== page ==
Wild Birds

Collared Flycatcher

The Collared Flycatcher, Ficedula albicollis, is a small passerine bird in the Old World flycatcher family, one of the four species of Western Palearctic black-and-white flycatchers. It breeds in southeast Europe and southwest Asia and is migratory, wintering in Africa. It is a rare vagrant in Western Europe.

They are birds of deciduous woodlands, parks, and gardens, with a preference for oak trees.


This is a 12-13.5 cm long bird. The breeding male is mainly black above and white below, with a white collar, large white wing patch, white tail sides, and a large white forehead patch. It has a pale rump.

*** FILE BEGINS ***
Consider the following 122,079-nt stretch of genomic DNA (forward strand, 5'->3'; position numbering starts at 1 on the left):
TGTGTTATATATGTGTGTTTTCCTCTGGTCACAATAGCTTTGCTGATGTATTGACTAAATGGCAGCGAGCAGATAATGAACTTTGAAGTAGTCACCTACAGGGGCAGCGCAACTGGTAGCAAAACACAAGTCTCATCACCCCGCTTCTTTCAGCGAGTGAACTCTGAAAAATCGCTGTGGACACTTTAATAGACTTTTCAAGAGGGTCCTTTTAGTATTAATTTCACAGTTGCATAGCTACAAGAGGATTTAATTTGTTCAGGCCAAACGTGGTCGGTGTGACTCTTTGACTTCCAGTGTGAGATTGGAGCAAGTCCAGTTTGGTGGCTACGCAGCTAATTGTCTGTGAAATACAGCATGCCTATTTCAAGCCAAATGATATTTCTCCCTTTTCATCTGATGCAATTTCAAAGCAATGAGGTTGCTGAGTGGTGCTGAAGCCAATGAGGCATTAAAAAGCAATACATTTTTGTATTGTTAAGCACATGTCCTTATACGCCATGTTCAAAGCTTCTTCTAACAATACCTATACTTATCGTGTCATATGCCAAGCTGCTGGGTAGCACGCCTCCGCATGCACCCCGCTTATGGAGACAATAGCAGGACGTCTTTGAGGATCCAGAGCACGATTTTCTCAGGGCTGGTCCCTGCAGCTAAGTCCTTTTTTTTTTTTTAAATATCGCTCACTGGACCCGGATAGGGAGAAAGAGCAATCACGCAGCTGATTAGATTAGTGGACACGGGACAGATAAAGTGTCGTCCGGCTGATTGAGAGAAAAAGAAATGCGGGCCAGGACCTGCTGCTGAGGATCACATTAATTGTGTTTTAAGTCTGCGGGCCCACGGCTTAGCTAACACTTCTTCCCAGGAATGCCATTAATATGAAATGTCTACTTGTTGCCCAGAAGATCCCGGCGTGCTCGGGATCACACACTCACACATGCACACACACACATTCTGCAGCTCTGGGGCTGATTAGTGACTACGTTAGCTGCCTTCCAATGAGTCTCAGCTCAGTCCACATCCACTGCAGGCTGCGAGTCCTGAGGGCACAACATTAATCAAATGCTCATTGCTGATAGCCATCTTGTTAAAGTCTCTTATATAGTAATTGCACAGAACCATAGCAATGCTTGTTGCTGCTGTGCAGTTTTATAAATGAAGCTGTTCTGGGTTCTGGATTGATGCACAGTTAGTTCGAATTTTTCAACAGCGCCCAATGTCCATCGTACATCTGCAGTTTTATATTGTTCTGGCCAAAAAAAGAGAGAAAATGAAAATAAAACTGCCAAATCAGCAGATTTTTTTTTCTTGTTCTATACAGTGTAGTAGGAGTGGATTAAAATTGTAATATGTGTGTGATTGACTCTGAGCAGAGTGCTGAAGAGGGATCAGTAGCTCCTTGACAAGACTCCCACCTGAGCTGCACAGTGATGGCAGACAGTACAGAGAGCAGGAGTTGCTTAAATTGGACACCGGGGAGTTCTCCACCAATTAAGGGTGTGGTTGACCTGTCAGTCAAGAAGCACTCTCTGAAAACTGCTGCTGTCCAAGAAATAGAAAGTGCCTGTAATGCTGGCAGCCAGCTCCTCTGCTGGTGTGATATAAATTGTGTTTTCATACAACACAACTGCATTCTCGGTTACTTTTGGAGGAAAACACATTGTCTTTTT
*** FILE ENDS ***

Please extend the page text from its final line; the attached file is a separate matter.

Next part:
Non-breeding males, females, and juveniles have the black replaced by a pale brown and may be very difficult to distinguish from other Fidecula flycatchers, particularly the Pied Flycatcher, with which it will hybridise.

The Collared Flycatcher bill is black and has the broad but pointed shape typical of aerial insectivores.

Diet / Feeding

As well as taking insects in flight, this species hunts caterpillars amongst the oak foliage and will take berries.

Breeding / Nesting

They build an open nest in a tree hole, and will readily adapt to an open-fronted nest box. 4-7 eggs are laid.

Calls / Vocalization

The song is slow strained whistles, quite unlike the Pied Flycatcher.


Gordon Ramel

Gordon is an ecologist with two degrees from Exeter University. He's also a teacher, a poet and the owner of 1,152 books. Oh - and he wrote this website.

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